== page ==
Cigarette smoking is strongly correlated with onset of lung cancer and statistically more than 90% of lung cancer patients are smokers. However, lung cancer caused by second-hand smoking remains unknown. Nicotine is a major component of cigarettes and exists at high concentrations in the bloodstream of smokers. Nicotine-based products are widely used to aid smoking cessation and to treat patients clinically with chronic pain. Studies have shown that nicotine binds to nicotine acetylcholine receptors (nAChRs) and further activates several mitogen-related signaling pathways in various types of cells including lung epithelial and cancer cells and vascular endothelial cells. The anti-apoptotic activity of Bcl-2 is also induced by nicotine treatment. We demonstrated that nicotine activates Ras and protein kinase C (PKC) pathways, leading to the disruption of cell growth restriction. However, the mechanisms of nicotine in the onset or development of lung cancer remain to be elucidated. Therefore, our long-term objective of the proposal is to study the role of nicotine in lung carcinogenesis. Such study will identify novel components in nicotine-mediated signaling pathways and will help modifying the current usage of nicotine. The central hypothesis of the proposal is that nicotine acts as a potential carcinogen that can mobilize intracellular growth-related signal pathways and antagonize apoptotic signaling, which creates a permissive environment for tumorigenesis.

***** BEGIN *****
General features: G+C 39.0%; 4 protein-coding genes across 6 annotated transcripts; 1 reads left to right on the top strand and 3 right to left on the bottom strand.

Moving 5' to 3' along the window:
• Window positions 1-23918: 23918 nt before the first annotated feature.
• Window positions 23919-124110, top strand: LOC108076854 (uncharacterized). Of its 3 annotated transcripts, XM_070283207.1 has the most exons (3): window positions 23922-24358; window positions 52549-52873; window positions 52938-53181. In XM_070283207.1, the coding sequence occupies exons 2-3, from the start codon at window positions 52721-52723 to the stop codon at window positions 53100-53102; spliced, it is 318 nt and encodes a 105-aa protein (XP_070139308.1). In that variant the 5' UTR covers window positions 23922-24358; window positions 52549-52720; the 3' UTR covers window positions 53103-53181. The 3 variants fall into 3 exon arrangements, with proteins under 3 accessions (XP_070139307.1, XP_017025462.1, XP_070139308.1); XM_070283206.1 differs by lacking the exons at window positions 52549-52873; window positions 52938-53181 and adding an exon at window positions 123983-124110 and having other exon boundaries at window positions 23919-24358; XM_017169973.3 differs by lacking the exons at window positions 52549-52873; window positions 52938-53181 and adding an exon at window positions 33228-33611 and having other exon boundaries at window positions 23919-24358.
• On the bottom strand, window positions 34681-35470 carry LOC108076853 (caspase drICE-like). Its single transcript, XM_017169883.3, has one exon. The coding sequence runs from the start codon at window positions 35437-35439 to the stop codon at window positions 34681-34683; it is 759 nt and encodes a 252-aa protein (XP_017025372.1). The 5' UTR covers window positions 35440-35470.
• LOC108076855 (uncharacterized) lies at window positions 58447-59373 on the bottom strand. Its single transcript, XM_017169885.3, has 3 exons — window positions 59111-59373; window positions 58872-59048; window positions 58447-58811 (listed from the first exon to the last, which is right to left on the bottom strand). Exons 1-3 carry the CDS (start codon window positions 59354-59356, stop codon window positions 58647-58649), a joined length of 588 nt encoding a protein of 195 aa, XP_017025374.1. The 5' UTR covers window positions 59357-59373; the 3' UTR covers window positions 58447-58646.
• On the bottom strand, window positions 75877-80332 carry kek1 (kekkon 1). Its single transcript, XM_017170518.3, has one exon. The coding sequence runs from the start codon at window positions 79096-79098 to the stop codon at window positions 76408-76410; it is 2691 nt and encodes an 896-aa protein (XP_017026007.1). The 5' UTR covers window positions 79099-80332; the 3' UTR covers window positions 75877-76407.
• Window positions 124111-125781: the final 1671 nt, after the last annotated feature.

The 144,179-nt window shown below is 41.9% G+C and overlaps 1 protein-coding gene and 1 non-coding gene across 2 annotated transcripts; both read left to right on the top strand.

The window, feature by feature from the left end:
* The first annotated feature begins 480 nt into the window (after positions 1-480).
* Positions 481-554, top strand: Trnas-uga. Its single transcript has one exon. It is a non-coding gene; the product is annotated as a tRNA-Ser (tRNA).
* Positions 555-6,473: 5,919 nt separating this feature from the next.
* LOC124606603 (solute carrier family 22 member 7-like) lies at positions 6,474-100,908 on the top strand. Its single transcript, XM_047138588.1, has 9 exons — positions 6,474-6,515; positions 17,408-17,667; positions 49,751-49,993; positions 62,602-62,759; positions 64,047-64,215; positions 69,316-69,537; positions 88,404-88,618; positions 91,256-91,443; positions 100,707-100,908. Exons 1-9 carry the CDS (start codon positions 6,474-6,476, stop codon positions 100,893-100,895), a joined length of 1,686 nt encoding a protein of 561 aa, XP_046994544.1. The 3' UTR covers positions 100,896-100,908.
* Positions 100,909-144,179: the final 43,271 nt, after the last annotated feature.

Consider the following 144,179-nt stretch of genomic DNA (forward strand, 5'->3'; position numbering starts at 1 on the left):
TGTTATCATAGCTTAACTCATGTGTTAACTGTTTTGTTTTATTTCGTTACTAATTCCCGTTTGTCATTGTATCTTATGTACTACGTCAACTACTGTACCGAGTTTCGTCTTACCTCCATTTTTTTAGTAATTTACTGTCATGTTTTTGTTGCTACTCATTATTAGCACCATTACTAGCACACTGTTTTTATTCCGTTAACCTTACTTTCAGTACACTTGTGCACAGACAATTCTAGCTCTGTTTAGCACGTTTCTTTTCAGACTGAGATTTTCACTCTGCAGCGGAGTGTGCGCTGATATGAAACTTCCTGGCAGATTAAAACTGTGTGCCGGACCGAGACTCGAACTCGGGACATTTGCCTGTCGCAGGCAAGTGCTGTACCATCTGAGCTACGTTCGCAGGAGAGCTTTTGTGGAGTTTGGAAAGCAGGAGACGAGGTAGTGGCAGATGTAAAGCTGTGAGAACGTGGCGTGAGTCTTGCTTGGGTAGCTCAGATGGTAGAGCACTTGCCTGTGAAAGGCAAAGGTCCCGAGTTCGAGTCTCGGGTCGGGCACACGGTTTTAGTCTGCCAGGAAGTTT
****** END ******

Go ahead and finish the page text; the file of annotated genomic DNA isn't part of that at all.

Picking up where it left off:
The specific aims to test the hypothesis are: 1) to investigate the mechanisms of nicotine-mediated cell growth promotion;2) to determine how nicotine exposure perturbs G1 cell cycle checkpoint;3) to study the molecular mechanisms of nicotine-mediated anti-apoptotic action. Mouse or rat lung epithelial and various human lung cancer cells will be used in the proposed experiments. Our understanding of nicotine will not only offer a cautionary stance for the therapeutic use of this compound, but also help developing new stratigies for treating nicotine addiction or chronic pain cessation.

National Institute of Health (NIH)
National Cancer Institute (NCI)
Research Project (R01)
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Cancer Etiology Study Section (CE)
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Blair, Donald G
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Beth Israel Deaconess Medical Center
United States
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